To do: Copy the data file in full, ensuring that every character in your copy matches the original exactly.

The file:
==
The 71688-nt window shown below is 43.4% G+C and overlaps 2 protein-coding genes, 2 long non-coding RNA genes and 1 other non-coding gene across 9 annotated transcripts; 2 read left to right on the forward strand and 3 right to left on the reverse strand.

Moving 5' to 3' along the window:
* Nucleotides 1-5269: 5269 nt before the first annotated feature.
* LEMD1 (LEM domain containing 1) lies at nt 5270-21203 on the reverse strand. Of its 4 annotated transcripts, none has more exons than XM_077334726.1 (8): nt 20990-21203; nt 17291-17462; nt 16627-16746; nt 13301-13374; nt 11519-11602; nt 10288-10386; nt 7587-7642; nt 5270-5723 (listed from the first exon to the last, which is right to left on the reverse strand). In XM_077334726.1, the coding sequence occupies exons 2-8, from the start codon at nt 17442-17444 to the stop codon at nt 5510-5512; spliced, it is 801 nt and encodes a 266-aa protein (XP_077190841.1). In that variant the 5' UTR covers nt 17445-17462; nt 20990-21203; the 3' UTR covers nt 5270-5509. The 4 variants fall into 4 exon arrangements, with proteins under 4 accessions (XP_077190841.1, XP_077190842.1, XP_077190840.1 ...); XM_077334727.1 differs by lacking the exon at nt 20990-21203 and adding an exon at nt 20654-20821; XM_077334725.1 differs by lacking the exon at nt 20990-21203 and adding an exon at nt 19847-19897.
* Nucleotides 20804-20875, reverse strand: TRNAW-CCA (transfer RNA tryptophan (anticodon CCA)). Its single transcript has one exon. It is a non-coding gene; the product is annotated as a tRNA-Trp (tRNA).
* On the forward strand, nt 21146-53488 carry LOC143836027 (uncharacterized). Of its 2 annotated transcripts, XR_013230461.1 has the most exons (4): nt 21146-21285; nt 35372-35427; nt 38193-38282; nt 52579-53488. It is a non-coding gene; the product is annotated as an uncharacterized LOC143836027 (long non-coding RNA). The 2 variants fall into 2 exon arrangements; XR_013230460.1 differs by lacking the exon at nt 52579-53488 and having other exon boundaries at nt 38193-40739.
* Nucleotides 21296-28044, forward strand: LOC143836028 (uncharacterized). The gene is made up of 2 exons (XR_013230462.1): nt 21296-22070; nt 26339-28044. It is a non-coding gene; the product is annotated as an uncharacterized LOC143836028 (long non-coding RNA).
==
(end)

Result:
The 71688-nt window shown below is 43.4% G+C and overlaps 2 protein-coding genes, 2 long non-coding RNA genes and 1 other non-coding gene across 9 annotated transcripts; 2 read left to right on the forward strand and 3 right to left on the reverse strand.

Moving 5' to 3' along the window:
* Nucleotides 1-5269: 5269 nt before the first annotated feature.
* LEMD1 (LEM domain containing 1) lies at nt 5270-21203 on the reverse strand. Of its 4 annotated transcripts, none has more exons than XM_077334726.1 (8): nt 20990-21203; nt 17291-17462; nt 16627-16746; nt 13301-13374; nt 11519-11602; nt 10288-10386; nt 7587-7642; nt 5270-5723 (listed from the first exon to the last, which is right to left on the reverse strand). In XM_077334726.1, the coding sequence occupies exons 2-8, from the start codon at nt 17442-17444 to the stop codon at nt 5510-5512; spliced, it is 801 nt and encodes a 266-aa protein (XP_077190841.1). In that variant the 5' UTR covers nt 17445-17462; nt 20990-21203; the 3' UTR covers nt 5270-5509. The 4 variants fall into 4 exon arrangements, with proteins under 4 accessions (XP_077190841.1, XP_077190842.1, XP_077190840.1 ...); XM_077334727.1 differs by lacking the exon at nt 20990-21203 and adding an exon at nt 20654-20821; XM_077334725.1 differs by lacking the exon at nt 20990-21203 and adding an exon at nt 19847-19897.
* Nucleotides 20804-20875, reverse strand: TRNAW-CCA (transfer RNA tryptophan (anticodon CCA)). Its single transcript has one exon. It is a non-coding gene; the product is annotated as a tRNA-Trp (tRNA).
* On the forward strand, nt 21146-53488 carry LOC143836027 (uncharacterized). Of its 2 annotated transcripts, XR_013230461.1 has the most exons (4): nt 21146-21285; nt 35372-35427; nt 38193-38282; nt 52579-53488. It is a non-coding gene; the product is annotated as an uncharacterized LOC143836027 (long non-coding RNA). The 2 variants fall into 2 exon arrangements; XR_013230460.1 differs by lacking the exon at nt 52579-53488 and having other exon boundaries at nt 38193-40739.
* Nucleotides 21296-28044, forward strand: LOC143836028 (uncharacterized). The gene is made up of 2 exons (XR_013230462.1): nt 21296-22070; nt 26339-28044. It is a non-coding gene; the product is annotated as an uncharacterized LOC143836028 (long non-coding RNA).